The Financial Industry Regulatory Authority (FINRA) has accused Massachusetts resident Timothy Tilton Ayre of securities fraud – due to unregistered sale of tokens. FINRA puts forward such a charge for the first time, notes CoinDesk.
Eyre is said to have sold unregistered securities in the form of a HempCoin token, which served as an investment for him, according to a FINRA press release, to “useless” Rocky Mountain Ayre (RMTN). FINRA voiced its charges on Tuesday, noting that it also filed a complaint with Ayre in court for misleading investors.
According to the promo materials of the token, HempCoin was advertised as “the first coin mined by securing the securities traded on the market”. Ayre also insisted that HempCoin was “the first coin in the world to represent the ownership of capital shares.”
The token was not registered as a security, and Ayre, according to FINRA, did not apply an exemption to it, exempting this registration.
Ayre acquired the rights to HempCoin in June 2015. A FINRA press release says that during October 2017, investors mined and traded this token on two different crypto exchanges. In addition, the company’s ordinary shares were traded publicly in the OTC trading market.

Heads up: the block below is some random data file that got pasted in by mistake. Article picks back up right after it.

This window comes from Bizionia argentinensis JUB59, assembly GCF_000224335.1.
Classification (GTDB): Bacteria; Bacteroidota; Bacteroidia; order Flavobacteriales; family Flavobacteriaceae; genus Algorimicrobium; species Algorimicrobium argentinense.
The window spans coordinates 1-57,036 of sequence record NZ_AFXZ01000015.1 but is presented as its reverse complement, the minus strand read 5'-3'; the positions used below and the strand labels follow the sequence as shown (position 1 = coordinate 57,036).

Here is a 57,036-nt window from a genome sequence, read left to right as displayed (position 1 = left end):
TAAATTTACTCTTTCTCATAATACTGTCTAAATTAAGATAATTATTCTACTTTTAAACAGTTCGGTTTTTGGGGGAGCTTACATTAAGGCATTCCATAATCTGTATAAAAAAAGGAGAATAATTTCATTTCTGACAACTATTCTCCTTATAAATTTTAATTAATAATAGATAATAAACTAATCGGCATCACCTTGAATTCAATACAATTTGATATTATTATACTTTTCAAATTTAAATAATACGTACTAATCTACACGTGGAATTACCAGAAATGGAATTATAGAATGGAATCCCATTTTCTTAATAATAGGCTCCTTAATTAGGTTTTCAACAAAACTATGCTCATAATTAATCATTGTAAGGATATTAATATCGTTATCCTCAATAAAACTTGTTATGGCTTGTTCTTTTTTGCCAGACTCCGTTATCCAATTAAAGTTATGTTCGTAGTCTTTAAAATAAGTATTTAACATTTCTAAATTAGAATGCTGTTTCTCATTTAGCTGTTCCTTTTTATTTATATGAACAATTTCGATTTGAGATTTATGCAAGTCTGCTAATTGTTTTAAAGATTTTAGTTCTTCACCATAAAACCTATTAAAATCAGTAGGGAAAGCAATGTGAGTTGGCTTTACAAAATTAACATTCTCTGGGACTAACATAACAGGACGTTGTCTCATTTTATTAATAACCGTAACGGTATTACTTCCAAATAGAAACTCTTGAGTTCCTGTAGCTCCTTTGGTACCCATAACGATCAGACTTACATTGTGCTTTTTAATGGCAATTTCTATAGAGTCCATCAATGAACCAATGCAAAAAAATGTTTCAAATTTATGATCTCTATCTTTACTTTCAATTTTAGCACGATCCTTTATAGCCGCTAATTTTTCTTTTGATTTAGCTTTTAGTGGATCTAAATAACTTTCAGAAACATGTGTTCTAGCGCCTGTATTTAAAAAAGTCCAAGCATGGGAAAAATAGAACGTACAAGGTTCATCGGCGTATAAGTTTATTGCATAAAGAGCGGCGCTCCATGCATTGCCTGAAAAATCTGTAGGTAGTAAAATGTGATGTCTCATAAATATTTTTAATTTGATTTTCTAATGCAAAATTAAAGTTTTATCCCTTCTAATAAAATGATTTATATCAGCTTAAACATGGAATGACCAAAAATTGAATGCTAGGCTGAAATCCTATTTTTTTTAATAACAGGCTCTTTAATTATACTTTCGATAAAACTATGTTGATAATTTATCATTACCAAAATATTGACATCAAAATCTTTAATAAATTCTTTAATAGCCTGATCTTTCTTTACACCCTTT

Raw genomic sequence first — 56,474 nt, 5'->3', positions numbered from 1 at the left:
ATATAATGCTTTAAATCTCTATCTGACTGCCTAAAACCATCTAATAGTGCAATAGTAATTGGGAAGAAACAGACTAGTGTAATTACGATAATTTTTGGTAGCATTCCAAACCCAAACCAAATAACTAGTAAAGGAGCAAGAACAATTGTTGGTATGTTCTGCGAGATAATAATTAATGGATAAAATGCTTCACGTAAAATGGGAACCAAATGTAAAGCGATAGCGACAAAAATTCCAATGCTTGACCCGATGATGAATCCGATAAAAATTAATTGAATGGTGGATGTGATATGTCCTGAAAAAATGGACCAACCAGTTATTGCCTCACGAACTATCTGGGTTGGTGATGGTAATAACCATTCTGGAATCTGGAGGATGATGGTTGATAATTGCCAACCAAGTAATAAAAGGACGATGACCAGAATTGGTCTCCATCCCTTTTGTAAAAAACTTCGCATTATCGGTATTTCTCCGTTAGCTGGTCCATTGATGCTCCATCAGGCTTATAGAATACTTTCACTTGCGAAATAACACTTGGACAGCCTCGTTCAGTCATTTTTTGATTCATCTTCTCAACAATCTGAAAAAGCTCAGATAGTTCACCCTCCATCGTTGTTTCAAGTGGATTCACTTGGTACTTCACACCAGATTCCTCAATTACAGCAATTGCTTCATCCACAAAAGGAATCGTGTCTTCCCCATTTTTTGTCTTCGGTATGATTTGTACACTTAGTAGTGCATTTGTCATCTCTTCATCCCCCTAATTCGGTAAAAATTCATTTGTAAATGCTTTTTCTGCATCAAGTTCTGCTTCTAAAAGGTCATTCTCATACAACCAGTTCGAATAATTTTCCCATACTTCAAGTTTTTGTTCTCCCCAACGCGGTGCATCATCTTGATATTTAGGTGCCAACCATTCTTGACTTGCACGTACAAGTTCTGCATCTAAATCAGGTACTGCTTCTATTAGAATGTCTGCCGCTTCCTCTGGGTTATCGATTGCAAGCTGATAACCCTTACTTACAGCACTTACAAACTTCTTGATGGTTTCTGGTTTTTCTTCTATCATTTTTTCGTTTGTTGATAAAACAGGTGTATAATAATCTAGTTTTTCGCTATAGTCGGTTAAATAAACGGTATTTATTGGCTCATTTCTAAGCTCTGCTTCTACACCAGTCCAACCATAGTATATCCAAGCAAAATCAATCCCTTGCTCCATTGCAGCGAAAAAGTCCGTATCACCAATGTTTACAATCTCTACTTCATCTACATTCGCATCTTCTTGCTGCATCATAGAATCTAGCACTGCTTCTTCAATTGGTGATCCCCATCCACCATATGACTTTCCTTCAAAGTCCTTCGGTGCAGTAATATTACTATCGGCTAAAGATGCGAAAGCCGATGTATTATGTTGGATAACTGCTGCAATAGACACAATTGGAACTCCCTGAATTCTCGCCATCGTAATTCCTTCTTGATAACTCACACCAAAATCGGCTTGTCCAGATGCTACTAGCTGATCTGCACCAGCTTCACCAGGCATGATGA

“FINRA also states that Ayre mislead RMTN investors by making false statements and not spreading all the information about the essence of the RMTN business without notifying that it created and illegally distributed HempCoin from January 2013 to October 2016, and also making multiple false and misleading statements about the financial condition of RMTN”, – said in a press release of FINRA.
Ayre has the opportunity to defend himself before the disciplinary team if he decides to respond to these statements. If he is found guilty, he can get a fine, reprimand and ban (temporary or permanent) for activities in the securities industry. In addition, he may be required to compensate for the damage caused.
Although this is the first time that FINRA has opposed a cryptocurrency broker, in July of this year, service representatives have already stated that they will begin to collect data on such activities of their participants.